How to Implement the Stream Builder in Flutter

In this guide, we will learn how to implement the Stream Builder in Flutter. For these, we should know what a Stream Builder in flutter is. A widget that builds itself based on the latest snapshot of interaction with a stream. The StreamBuilder can listen to exposed streams and return widgets and catch snapshots of got stream information. We need to create a Stream and pass it as the stream argument. Then, you have to pass an AsyncWidgetBuilder which can be used to build the widget based on the snapshots of the Stream.

Main Properties:

  • builder: The build strategy currently used by this builder.
  • stream: The asynchronous computation to which this builder is currently connected, is possibly null. When changed, the current summary is updated.

Properties of Stream Builder

keyused to control how a widget is supplanted with another widget.
streamA Stream whose snapshot can be gotten to by the builder function.
initialDataThe data will be utilized to make the initial snapshot.
builderThe build procedure is utilized by this builder.

Let’s take an example of how we can implement the Stream Builder in our flutter application.

import 'package:flutter/material.dart';

class StreamScreen extends StatefulWidget {
  const StreamScreen({Key? key}) : super(key: key);

  @override
  State<StreamScreen> createState() => _StreamScreenState();
}

class _StreamScreenState extends State<StreamScreen> {
  Stream<int> generateNumber() async* {
    await Future<void>.delayed(const Duration(seconds: 2));

    for (int i = 1; i <= 10; i++) {
      await Future<void>.delayed(const Duration(seconds: 1));
      yield i;
    }
  }

  @override
  Widget build(BuildContext context) {
    return Scaffold(
      appBar: AppBar(
        title: const Text('Flutter StreamBuilder Demo'),
        centerTitle: true,
      ),
      body: SizedBox(
        width: double.infinity,
        child: Center(
          child: StreamBuilder<int>(
            stream: generateNumber(),
            initialData: 0,
            builder: (
              BuildContext context,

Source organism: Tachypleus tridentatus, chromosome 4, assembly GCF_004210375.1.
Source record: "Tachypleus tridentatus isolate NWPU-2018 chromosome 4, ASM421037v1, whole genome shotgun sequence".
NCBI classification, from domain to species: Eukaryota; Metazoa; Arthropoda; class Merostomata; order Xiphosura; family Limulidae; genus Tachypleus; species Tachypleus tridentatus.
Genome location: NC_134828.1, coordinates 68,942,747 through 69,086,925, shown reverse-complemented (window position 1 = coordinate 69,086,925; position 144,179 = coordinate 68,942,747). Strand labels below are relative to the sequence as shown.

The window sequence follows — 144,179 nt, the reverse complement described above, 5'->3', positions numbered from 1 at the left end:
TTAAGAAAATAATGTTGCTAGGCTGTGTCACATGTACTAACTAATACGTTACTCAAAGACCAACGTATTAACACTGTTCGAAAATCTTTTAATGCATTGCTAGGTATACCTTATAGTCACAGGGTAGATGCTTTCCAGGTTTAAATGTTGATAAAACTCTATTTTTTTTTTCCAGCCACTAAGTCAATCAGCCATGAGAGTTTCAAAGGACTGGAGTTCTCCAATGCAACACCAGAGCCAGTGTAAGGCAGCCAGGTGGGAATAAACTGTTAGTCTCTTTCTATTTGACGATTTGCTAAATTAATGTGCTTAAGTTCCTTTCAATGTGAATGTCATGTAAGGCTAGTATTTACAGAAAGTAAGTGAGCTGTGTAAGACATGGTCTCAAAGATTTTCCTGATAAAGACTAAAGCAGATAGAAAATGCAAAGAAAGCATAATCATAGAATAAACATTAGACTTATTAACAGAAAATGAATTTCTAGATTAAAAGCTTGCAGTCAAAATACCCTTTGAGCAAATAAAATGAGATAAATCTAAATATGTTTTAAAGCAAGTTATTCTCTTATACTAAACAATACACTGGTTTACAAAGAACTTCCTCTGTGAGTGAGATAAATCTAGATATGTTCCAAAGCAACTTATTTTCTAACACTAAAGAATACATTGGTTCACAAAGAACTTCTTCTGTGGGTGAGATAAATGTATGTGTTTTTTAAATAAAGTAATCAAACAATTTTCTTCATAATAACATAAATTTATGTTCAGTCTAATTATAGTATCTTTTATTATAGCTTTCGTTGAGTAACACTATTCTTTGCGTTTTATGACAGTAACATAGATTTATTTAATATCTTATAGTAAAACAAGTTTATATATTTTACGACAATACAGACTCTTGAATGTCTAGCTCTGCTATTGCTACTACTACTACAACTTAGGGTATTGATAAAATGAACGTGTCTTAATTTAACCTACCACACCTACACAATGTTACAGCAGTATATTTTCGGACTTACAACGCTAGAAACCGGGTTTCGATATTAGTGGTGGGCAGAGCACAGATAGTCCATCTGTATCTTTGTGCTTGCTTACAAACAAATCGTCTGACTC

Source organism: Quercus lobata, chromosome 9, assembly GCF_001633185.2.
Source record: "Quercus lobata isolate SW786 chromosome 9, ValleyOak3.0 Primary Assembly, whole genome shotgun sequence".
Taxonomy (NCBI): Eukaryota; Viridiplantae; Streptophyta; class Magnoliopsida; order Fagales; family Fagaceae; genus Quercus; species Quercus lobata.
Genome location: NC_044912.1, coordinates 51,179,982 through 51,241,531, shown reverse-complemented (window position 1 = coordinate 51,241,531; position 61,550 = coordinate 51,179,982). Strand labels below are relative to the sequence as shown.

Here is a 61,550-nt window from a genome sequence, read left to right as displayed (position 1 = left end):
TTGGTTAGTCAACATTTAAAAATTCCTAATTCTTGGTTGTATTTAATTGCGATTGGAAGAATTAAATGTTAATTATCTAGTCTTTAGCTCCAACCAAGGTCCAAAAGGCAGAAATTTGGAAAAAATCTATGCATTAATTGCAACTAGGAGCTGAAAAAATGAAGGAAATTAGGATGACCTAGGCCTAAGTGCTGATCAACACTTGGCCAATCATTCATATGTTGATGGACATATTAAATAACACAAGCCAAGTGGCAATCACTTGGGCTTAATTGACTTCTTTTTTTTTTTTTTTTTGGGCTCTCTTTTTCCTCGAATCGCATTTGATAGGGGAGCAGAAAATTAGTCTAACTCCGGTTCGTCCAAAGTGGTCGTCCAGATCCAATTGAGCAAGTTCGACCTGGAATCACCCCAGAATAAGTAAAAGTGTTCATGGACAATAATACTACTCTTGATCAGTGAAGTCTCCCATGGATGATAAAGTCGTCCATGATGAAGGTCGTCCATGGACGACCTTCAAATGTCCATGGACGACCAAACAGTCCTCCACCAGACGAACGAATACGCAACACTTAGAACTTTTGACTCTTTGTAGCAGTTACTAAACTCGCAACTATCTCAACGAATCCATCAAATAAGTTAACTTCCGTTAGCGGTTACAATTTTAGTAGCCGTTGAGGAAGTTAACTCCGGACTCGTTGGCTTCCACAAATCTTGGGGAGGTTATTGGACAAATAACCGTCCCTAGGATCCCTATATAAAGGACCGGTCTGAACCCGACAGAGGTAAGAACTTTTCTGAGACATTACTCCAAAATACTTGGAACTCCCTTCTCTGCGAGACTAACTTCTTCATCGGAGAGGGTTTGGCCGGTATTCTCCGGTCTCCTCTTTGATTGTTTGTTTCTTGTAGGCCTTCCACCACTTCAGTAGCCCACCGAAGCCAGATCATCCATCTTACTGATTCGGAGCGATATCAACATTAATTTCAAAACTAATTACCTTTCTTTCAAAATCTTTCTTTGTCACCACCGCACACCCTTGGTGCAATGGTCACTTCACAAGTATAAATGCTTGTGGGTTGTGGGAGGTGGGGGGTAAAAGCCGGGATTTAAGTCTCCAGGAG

AsyncSnapshot<int> snapshot,
            ) {
              if (snapshot.connectionState == ConnectionState.waiting) {
                return Column(
                  crossAxisAlignment: CrossAxisAlignment.center,
                  mainAxisAlignment: MainAxisAlignment.center,
                  children: [
                    const CircularProgressIndicator(),
                    Visibility(
                      visible: snapshot.hasData,
                      child: Text(
                        snapshot.data.toString(),
                        style:
                            const TextStyle(color: Colors.black, fontSize: 24),
                      ),
                    ),
                  ],
                );
              } else if (snapshot.connectionState == ConnectionState.active ||
                  snapshot.connectionState == ConnectionState.done) {
                if (snapshot.hasError) {
                  return const Text('Error');
                } else if (snapshot.hasData) {
                  return Text(snapshot.data.toString(),
                      style: const TextStyle(color: Colors.red, fontSize: 40));
                } else {
                  return const Text('Empty data');
                }
              } else {
                return Text('State: ${snapshot.connectionState}');
              }
            },
          ),
        ),
      ),
    );
  }
}

The constructor expects we pass a named contention builder whose type is AsyncWidgetBuilder. It’s a function with two parameters whose types together are BuildContext and AsyncSnapshot<T>. The subsequent boundary, which contains the current snapshot, can be utilized to figure out what ought to be rendered.

To make the function, we need to comprehend about AsyncSnapshot first. The AsyncSnapshot is an unchanging portrayal of the latest communication with an asynchronous computation. In this unique situation, it addresses the most recent communication with a Stream. We can get to the properties AsyncSnapshot to get the most recent snapshot of the Stream. One of the properties we might have to utilize is connectionState, an enum whose worth addresses the current association state to an asynchronous computation that is Steam in this unique circumstance.

AsyncSnapshot additionally has a property named hasError which can be utilized to check whether the snapshot contains a non-null error value. The hasError value will be valid if the most recent consequence of the asynchronous activity failed. For getting to the information, first, we can check whether the snapshot contains information by getting to its hasData property which will be valid if the Stream has effectively discharged any non-null value. Then, at that point, you can get the information from the data property of AsyncSnapshot.

The enum has some possible values:

  •  none: Not associated with any asynchronous computation. It can occur if the stream is null.
  •  waiting: Associated with an asynchronous computation and awaiting collaboration. In this context, it implies the Stream hasn’t been finished.
  •  active: Associated with an active asynchronous computation. For instance, if a Stream has returned any value yet is not finished at this point.
  • done: Associated with an ended asynchronous computation. In this context, it implies the Stream has finished.

Meanwhile, when we run this application in the emulator or device, we should get the UI similar to the screenshot below:

Get the full snippet from here